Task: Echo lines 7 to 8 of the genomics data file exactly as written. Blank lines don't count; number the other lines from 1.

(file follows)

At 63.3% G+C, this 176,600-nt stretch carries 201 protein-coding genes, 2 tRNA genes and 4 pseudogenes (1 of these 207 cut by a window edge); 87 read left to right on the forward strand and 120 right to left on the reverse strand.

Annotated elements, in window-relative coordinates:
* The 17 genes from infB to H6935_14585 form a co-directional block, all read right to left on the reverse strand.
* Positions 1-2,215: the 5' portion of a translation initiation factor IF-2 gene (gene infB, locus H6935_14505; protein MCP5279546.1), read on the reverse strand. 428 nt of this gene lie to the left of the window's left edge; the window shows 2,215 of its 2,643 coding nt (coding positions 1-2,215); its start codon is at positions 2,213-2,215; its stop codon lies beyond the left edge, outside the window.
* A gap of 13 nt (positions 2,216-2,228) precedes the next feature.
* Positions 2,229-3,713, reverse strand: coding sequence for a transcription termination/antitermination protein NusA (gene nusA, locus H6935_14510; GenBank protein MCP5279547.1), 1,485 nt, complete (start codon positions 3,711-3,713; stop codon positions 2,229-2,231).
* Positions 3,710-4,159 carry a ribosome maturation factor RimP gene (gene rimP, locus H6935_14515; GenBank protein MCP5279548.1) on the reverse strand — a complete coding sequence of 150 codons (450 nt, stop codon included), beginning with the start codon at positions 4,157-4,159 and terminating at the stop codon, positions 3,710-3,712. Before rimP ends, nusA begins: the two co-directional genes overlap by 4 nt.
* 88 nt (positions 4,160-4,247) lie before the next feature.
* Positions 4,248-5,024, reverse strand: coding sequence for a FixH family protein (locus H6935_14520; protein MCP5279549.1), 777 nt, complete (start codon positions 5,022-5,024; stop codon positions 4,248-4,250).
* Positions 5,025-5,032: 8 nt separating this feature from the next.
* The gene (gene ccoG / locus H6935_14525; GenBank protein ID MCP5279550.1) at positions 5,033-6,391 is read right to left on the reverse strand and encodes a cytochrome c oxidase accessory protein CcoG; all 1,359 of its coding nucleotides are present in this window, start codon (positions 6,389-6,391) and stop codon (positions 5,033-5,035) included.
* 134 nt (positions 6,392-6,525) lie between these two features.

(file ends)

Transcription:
* Positions 3,710-4,159 carry a ribosome maturation factor RimP gene (gene rimP, locus H6935_14515; GenBank protein MCP5279548.1) on the reverse strand — a complete coding sequence of 150 codons (450 nt, stop codon included), beginning with the start codon at positions 4,157-4,159 and terminating at the stop codon, positions 3,710-3,712. Before rimP ends, nusA begins: the two co-directional genes overlap by 4 nt.
* 88 nt (positions 4,160-4,247) lie before the next feature.